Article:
In April, the cover of Sports Illustrated did not feature Serena Williams, Lebron James, or Stephen Curry. It didn’t even feature a sports team. Instead, the cover photo was nothing but row after row of empty stadium seats, silent and deserted.
That image has been the theme in sports for most of 2020: arenas have sat deserted and dusty while the world sheltered from COVID-19. In past months, players have returned to the court, field, and rink. But for both teams and their fans, a return to normal is still a long way away.
“The best part of having sports back on TV is that I have something to do on the weekends,” said Thaddeus Duffy, a senior. “On TV, the watching experience is mainly the same, even though it is a tad bit odd seeing empty or limited capacity stadiums.”
Most states’ health guidelines severely restrict the size of crowds at sporting events to protect against the spread of COVID-19. For many teams, fans remain completely absent from games.
“Through ongoing dialogue with State and Santa Clara County officials, and in accordance with public health guidelines, we can confirm that we will begin our season on September 13th against the Arizona Cardinals without fans in attendance,” said the San Francisco 49ers in a preseason statement. “We will continue to work with State and County officials regarding the potential to welcome the Faithful back to Levi’s Stadium later this season.”
Recent state guidelines allow the stadium to host a limited number of fans. However, Santa Clara County has refused to let fans back into Levi’s, citing concern over a potential superspreader event.
In addition to limited stadium capacity, sports leagues have placed strict safety guidelines on teams and staff. For NFL teams, tightened health and safety regulations include frequent virus testing, a video system to monitor mask usage, and severe discipline for failure to comply with protocol.
In the MLB, player safety was called into question even after the season had ended. Los Angeles Dodgers star Justin Turner caused controversy when he celebrated the team’s recent World Series win without a mask, just after receiving a positive COVID-19 test.
The league had faced outbreaks earlier in the season, leading to postponed games and tightened health guidelines. Though the MLB was able to finish the season, Turner’s actions have caused concern for players’ and staff’s health and safety.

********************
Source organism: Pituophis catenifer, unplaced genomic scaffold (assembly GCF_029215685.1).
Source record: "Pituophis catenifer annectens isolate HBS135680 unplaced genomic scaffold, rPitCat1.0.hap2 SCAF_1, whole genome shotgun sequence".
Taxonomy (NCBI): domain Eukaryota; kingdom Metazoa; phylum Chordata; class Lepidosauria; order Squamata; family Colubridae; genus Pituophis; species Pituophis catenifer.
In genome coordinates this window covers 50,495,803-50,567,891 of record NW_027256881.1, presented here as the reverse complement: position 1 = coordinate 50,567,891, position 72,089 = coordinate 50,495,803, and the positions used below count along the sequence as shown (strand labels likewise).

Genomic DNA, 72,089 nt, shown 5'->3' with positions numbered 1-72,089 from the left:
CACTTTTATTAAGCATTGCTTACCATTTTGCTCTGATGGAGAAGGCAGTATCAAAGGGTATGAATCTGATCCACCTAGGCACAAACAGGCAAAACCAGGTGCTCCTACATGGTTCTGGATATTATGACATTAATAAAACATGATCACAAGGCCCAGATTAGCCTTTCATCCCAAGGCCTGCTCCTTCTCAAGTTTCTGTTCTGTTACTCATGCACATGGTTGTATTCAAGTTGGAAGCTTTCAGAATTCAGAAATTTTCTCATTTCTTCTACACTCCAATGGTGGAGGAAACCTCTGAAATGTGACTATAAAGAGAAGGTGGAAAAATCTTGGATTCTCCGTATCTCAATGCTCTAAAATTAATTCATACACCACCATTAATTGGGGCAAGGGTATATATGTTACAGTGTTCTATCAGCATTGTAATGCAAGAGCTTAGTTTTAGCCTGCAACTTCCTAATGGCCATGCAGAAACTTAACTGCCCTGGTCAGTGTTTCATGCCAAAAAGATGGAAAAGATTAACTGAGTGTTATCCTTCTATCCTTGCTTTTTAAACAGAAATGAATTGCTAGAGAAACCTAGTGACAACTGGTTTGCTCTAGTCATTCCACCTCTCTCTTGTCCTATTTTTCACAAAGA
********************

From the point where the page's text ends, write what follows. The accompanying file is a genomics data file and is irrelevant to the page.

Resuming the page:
In addition to strict health and safety regulations in most leagues, the onset of COVID-19 has meant that many sports have begun or restarted their seasons at unusual times. The NHL was forced to postpone its season earlier in the year, finishing in September instead of April.
“It was really nice [to have hockey back], but it was kind of a shock,” said San Jose Sharks fan Ariella Bacigalupi, a senior. “I’m not supposed to be watching hockey during the summer.”
Regardless of challenges, following a favorite team or sport can provide a sense of comfort and normality.
“[Watching hockey] is almost therapeutic,” Bacigalupi said. “Watching it every year and having a jersey and having something to talk to people about […] makes me feel better about myself.”
With sports on a local level also feeling the effects of COVID-19, many student-athletes turned to professional sports when their practices and competitions were canceled.
“I follow professional and college volleyball quite a bit on my socials,” said Isabella Chu, a senior. “[At] the beginning of quarantine I had no way to […] play volleyball and it was frustrating that I could only watch it through a screen. However, now I’d say I’m interacting with volleyball more in the physical aspect and I still follow professional and college ball.”
Though sports have made great progress since April, normalcy is still a long way off. Every day, teams are faced with new unknowns and complications, from outbreaks to postponed games. It remains uncertain as to when those empty stadium seats will be full again.